Freedom by Jonathan Franzen

There is great pleasure in reading genuinely well-written prose and Jonathan Franzen is a writer who delivers exactly that. This is not a self-reflexive, ironic or meta book: Freedom is a good old-fashioned novel which takes its time with character and story. It is a tome. Franzen uses his undeniable prowess to create a rich portrait of his protagonists and their life. As in The Corrections, he creates an entire family’s world and the novels are linked thematically by the aphorism “the only normal people are the ones you don’t know very well”, self-destructive characters, and the fact that no good deed goes unpunished and no altruism is unsullied. As in The Corrections the result is extremely well-crafted, but somehow not enough.

Freedom examines the Berglund family: Walter, the father, is a good man, well-intentioned and frustrated on several levels. Patty is a mother of two who had the financial luxury to stay at home and try to create the family she herself had wanted. She is lost, also frustrated, and ignored by those whose attention she wants, and incapable of giving her full attention to those who crave it. They have a daughter, Jessica, who figures in the story peripherally (and as the ignored sibling that all literary families seem to have). Lastly is their son, and Patty’s golden boy, Joey. He is the product of too much love and indulgence. The family comes together and falls apart (but not necessarily in that order) over the course of the story. It is an examination of their middle class mid-western lives that reaches a kind of crescendo and allows them to move forward. As the story ranges through their lifetimes, Franzen devotes time to each of his major characters and gives each of them a kind of 360 degree portrait. I’m willing to give them a couple of short paragraphs.

Patty is fleshed out in an extended “autobiographical” section in the book. This allows her to be the most revelatory and detailed, but in the absence of the omniscient narrator, also lets Franzen create a full sense of her perspective, but not necessarily a realistic view of her world. Patty is sympathetic, but not likeable, and I strongly suspect that Franzen didn’t like her much either.

Walter chooses to do good works, but must uncomfortably attempt to straddle the line between his desire to help and the extent to which those with power will allow you to do so. He is easily the most sympathetic character.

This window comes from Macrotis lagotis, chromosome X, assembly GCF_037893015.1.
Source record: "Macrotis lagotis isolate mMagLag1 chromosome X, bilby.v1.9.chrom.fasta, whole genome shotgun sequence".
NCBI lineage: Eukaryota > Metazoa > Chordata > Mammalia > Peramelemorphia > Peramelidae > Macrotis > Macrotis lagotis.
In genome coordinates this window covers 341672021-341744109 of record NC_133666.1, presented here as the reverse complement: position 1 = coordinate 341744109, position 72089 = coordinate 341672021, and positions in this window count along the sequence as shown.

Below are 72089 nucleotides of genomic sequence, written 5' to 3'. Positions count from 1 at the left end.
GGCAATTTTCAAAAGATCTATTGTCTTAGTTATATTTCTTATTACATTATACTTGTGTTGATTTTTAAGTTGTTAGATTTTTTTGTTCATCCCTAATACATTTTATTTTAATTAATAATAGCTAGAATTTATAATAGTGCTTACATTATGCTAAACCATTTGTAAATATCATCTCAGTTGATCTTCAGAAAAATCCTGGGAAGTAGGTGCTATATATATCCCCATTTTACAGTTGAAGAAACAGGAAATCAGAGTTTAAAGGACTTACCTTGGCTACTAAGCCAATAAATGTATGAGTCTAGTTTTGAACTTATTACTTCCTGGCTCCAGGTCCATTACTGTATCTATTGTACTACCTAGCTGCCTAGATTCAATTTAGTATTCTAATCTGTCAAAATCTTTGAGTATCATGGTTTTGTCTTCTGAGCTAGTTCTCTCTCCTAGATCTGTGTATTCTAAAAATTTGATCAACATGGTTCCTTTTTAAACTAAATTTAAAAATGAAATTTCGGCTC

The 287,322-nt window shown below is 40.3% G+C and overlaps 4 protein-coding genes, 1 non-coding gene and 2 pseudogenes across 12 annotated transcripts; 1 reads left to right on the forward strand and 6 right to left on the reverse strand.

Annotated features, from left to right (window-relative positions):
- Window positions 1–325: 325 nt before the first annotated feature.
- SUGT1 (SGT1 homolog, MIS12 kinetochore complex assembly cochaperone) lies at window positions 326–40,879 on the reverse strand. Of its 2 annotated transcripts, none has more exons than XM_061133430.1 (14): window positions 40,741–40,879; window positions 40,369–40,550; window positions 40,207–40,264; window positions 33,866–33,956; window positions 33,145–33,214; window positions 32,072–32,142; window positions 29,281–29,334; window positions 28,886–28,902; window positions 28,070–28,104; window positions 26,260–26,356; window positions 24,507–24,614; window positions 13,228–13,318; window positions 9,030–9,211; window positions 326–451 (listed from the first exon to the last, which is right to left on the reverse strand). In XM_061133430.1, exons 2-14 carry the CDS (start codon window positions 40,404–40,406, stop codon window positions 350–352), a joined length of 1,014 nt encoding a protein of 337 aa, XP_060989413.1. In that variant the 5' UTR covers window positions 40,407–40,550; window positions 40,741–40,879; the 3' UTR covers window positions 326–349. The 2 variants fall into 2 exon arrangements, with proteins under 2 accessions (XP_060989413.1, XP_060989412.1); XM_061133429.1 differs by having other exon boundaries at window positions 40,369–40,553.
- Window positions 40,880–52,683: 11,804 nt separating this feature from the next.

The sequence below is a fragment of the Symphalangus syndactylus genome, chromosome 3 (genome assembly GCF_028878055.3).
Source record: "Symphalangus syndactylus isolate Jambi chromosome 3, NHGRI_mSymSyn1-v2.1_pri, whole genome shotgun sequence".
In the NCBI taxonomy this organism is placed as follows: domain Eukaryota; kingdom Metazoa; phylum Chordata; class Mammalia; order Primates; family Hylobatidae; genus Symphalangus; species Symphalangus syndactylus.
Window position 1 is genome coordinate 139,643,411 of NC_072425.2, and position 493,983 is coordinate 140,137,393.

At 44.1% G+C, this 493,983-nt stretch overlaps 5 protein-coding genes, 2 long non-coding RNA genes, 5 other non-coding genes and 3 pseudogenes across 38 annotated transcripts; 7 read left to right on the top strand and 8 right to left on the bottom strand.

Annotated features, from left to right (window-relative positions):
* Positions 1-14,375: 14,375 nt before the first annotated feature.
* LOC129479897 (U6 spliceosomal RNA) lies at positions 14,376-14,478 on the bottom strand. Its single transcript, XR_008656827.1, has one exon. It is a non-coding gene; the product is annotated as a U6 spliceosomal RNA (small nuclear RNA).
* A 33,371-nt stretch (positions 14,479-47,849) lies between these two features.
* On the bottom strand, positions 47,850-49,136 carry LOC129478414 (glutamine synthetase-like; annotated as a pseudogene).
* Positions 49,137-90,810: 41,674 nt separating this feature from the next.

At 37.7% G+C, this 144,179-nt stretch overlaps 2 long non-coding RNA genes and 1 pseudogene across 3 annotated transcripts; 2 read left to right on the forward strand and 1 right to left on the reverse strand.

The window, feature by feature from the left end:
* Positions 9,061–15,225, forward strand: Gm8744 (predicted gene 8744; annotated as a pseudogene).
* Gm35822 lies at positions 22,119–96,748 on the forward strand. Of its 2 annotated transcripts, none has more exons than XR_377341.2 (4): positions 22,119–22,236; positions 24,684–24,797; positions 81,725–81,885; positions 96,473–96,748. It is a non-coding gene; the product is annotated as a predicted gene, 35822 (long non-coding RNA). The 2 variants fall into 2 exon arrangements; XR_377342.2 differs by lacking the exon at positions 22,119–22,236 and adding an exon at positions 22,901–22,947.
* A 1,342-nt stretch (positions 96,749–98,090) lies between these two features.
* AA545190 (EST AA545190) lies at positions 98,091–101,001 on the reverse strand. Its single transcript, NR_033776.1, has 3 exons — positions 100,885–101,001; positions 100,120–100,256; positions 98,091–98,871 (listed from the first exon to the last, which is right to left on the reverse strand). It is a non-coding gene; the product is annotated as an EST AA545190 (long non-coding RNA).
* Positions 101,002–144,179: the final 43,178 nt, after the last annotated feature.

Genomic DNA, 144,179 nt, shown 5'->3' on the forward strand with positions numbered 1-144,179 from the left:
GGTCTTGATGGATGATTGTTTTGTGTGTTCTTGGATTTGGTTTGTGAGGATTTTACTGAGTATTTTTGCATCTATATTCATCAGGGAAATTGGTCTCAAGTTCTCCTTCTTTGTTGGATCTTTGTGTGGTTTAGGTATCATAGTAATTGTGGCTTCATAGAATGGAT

Joey is an incomplete narcissist despite his own best efforts. We meet him after the damage of his childhood has been done and he is embarking on adult life. He acts in the same manner in both his personal and professional relationships: reckless and remorseless.

I wouldn’t have thought it possible that an extremely well-written book with artfully drawn characters could fall flat, but Freedom does.  Franzen’s downfall is that despite the unquestionable quality of his writing, the product is not equal to the sum of its parts. It became a slog. I was annoyed. It took me some time to figure out why. At first, I thought maybe Franzen needed an editor with a red pen and the will to wield it (don’t we all?), but that wasn’t it. Wasn’t there enough at stake for the characters? This is hardly the first book about Rich People’s Problems, so it is possible to create stories where the reader will genuinely care about the characters’ personal happiness.  In the end, I think that although the reader grows to understand the characters, we don’t like them very much and are not invested in their lives; moreover, Franzen doesn’t seem to have any love lost for them either. Despite this, the writing is so good it almost sustained and carried the book to the end, but eventually it flagged and faltered and left me unsatisfied.

After reading the book, it occurred to be that it could all be seen as a metaphor for the United States and its place in the world. I started to write about that too, but I realised that this is not an essay for a literature class, so I put away my charts and notes and clicked POST.

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